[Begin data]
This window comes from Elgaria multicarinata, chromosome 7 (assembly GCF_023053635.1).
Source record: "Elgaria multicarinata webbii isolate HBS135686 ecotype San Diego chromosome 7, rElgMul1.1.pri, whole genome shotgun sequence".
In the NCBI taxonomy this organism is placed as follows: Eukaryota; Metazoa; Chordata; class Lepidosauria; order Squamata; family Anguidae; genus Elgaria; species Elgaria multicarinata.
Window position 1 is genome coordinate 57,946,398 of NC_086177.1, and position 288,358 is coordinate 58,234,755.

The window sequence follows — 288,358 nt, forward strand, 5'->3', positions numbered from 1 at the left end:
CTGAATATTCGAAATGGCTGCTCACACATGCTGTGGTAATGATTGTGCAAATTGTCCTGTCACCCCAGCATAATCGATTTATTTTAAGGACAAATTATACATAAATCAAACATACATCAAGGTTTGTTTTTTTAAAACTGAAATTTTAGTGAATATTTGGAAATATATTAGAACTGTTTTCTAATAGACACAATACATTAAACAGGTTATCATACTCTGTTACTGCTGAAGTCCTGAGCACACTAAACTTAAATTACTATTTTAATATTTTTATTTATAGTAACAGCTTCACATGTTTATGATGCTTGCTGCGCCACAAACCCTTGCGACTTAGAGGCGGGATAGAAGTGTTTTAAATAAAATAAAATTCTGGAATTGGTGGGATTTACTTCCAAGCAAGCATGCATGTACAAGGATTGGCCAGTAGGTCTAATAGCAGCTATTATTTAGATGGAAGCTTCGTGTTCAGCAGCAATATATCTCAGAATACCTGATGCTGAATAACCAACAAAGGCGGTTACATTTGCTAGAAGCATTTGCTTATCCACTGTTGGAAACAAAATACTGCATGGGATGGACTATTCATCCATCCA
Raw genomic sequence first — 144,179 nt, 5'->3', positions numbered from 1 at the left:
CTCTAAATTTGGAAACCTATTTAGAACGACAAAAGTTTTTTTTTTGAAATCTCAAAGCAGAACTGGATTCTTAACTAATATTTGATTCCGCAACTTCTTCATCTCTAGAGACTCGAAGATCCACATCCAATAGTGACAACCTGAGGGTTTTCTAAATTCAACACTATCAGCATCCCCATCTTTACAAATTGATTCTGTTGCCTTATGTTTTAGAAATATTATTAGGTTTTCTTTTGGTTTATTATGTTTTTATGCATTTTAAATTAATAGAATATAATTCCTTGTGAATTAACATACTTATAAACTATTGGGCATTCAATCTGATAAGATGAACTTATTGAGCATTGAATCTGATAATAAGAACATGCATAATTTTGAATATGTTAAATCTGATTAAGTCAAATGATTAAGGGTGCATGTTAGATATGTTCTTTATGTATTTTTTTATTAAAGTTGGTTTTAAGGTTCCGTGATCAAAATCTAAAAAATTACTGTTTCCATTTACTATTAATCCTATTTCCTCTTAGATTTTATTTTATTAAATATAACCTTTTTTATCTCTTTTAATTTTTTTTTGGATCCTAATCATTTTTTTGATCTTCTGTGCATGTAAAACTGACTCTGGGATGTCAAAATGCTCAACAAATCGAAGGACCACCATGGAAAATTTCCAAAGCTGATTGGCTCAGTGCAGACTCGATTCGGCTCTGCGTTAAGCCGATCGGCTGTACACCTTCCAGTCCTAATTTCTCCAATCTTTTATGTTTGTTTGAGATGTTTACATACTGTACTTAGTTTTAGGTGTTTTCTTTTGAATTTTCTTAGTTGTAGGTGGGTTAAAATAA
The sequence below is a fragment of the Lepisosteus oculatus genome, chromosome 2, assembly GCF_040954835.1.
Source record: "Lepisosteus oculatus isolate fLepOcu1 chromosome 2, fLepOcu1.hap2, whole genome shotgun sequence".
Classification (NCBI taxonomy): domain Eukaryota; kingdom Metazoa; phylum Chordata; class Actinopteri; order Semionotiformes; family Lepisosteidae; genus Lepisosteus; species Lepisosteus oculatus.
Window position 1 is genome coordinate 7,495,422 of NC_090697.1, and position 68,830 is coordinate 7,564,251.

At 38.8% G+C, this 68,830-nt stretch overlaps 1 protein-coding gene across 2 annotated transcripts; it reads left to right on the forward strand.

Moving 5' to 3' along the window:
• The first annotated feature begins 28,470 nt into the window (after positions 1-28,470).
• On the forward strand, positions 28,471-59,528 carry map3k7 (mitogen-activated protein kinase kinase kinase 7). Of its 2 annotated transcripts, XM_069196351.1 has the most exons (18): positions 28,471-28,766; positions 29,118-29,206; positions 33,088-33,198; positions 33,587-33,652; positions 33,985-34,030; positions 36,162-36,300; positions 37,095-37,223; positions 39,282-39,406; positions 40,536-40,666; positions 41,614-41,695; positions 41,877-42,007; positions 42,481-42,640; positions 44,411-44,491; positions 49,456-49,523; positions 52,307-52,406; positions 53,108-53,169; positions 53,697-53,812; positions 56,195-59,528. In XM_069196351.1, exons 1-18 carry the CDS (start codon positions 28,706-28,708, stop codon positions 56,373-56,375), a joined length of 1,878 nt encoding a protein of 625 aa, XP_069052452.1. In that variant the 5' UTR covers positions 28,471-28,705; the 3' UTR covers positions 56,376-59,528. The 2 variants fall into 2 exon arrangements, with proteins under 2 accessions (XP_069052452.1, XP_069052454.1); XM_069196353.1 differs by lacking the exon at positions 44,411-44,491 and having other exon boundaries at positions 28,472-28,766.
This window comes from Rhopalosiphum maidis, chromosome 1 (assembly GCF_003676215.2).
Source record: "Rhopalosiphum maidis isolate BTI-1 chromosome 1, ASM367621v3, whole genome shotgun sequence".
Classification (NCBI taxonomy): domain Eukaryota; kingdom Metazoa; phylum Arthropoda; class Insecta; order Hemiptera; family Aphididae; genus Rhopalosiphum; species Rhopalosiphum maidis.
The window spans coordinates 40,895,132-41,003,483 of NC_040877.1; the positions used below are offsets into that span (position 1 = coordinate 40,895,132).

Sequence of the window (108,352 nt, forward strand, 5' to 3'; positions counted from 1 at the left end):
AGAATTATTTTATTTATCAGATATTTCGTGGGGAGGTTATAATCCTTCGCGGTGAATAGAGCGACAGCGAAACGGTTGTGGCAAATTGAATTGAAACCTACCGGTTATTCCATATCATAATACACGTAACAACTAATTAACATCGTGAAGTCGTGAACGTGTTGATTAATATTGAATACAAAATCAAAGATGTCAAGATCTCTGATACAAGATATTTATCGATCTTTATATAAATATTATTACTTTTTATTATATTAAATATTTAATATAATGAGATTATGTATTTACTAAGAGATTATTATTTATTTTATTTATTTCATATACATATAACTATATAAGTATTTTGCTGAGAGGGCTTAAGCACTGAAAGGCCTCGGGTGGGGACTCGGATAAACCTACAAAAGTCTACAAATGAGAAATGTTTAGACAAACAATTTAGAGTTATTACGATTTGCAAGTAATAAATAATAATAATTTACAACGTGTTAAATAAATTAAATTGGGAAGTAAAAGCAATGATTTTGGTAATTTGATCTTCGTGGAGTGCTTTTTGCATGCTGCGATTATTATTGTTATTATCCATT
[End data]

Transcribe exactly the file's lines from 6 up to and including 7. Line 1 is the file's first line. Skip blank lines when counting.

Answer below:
CTGAATATTCGAAATGGCTGCTCACACATGCTGTGGTAATGATTGTGCAAATTGTCCTGTCACCCCAGCATAATCGATTTATTTTAAGGACAAATTATACATAAATCAAACATACATCAAGGTTTGTTTTTTTAAAACTGAAATTTTAGTGAATATTTGGAAATATATTAGAACTGTTTTCTAATAGACACAATACATTAAACAGGTTATCATACTCTGTTACTGCTGAAGTCCTGAGCACACTAAACTTAAATTACTATTTTAATATTTTTATTTATAGTAACAGCTTCACATGTTTATGATGCTTGCTGCGCCACAAACCCTTGCGACTTAGAGGCGGGATAGAAGTGTTTTAAATAAAATAAAATTCTGGAATTGGTGGGATTTACTTCCAAGCAAGCATGCATGTACAAGGATTGGCCAGTAGGTCTAATAGCAGCTATTATTTAGATGGAAGCTTCGTGTTCAGCAGCAATATATCTCAGAATACCTGATGCTGAATAACCAACAAAGGCGGTTACATTTGCTAGAAGCATTTGCTTATCCACTGTTGGAAACAAAATACTGCATGGGATGGACTATTCATCCATCCA
Raw genomic sequence first — 144,179 nt, 5'->3', positions numbered from 1 at the left: